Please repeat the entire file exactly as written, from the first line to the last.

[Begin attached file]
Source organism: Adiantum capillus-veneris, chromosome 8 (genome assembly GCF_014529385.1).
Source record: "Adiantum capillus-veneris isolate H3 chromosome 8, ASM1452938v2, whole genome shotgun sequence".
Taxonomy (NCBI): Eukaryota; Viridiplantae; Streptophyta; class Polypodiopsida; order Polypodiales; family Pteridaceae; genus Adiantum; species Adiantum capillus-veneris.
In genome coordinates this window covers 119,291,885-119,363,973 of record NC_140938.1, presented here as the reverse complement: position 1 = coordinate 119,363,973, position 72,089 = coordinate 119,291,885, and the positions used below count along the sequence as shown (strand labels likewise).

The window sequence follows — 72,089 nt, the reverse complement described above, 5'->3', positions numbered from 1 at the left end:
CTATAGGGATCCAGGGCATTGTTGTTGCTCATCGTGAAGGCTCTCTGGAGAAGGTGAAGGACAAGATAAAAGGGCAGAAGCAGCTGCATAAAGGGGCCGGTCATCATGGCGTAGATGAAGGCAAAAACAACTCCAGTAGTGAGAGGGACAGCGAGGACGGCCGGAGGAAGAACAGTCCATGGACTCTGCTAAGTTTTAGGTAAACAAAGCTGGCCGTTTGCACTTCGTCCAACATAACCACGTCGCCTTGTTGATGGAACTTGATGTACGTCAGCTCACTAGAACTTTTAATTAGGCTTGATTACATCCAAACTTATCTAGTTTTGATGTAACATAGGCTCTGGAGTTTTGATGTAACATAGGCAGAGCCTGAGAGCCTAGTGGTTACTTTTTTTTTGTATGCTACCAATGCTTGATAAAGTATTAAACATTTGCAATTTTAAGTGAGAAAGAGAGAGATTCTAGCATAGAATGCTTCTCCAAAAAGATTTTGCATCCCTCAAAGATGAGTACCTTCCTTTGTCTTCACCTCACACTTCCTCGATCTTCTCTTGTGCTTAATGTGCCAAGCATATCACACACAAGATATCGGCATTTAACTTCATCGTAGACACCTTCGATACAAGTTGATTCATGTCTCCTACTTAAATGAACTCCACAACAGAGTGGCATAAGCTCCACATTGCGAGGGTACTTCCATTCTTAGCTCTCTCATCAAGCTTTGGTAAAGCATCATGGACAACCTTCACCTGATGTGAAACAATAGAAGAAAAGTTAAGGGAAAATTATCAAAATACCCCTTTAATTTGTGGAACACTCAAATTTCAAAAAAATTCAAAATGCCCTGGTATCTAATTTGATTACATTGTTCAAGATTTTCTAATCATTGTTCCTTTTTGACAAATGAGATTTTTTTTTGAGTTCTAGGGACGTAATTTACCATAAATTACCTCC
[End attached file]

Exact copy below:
Source organism: Adiantum capillus-veneris, chromosome 8 (genome assembly GCF_014529385.1).
Source record: "Adiantum capillus-veneris isolate H3 chromosome 8, ASM1452938v2, whole genome shotgun sequence".
Taxonomy (NCBI): Eukaryota; Viridiplantae; Streptophyta; class Polypodiopsida; order Polypodiales; family Pteridaceae; genus Adiantum; species Adiantum capillus-veneris.
In genome coordinates this window covers 119,291,885-119,363,973 of record NC_140938.1, presented here as the reverse complement: position 1 = coordinate 119,363,973, position 72,089 = coordinate 119,291,885, and the positions used below count along the sequence as shown (strand labels likewise).

The window sequence follows — 72,089 nt, the reverse complement described above, 5'->3', positions numbered from 1 at the left end:
CTATAGGGATCCAGGGCATTGTTGTTGCTCATCGTGAAGGCTCTCTGGAGAAGGTGAAGGACAAGATAAAAGGGCAGAAGCAGCTGCATAAAGGGGCCGGTCATCATGGCGTAGATGAAGGCAAAAACAACTCCAGTAGTGAGAGGGACAGCGAGGACGGCCGGAGGAAGAACAGTCCATGGACTCTGCTAAGTTTTAGGTAAACAAAGCTGGCCGTTTGCACTTCGTCCAACATAACCACGTCGCCTTGTTGATGGAACTTGATGTACGTCAGCTCACTAGAACTTTTAATTAGGCTTGATTACATCCAAACTTATCTAGTTTTGATGTAACATAGGCTCTGGAGTTTTGATGTAACATAGGCAGAGCCTGAGAGCCTAGTGGTTACTTTTTTTTTGTATGCTACCAATGCTTGATAAAGTATTAAACATTTGCAATTTTAAGTGAGAAAGAGAGAGATTCTAGCATAGAATGCTTCTCCAAAAAGATTTTGCATCCCTCAAAGATGAGTACCTTCCTTTGTCTTCACCTCACACTTCCTCGATCTTCTCTTGTGCTTAATGTGCCAAGCATATCACACACAAGATATCGGCATTTAACTTCATCGTAGACACCTTCGATACAAGTTGATTCATGTCTCCTACTTAAATGAACTCCACAACAGAGTGGCATAAGCTCCACATTGCGAGGGTACTTCCATTCTTAGCTCTCTCATCAAGCTTTGGTAAAGCATCATGGACAACCTTCACCTGATGTGAAACAATAGAAGAAAAGTTAAGGGAAAATTATCAAAATACCCCTTTAATTTGTGGAACACTCAAATTTCAAAAAAATTCAAAATGCCCTGGTATCTAATTTGATTACATTGTTCAAGATTTTCTAATCATTGTTCCTTTTTGACAAATGAGATTTTTTTTTGAGTTCTAGGGACGTAATTTACCATAAATTACCTCC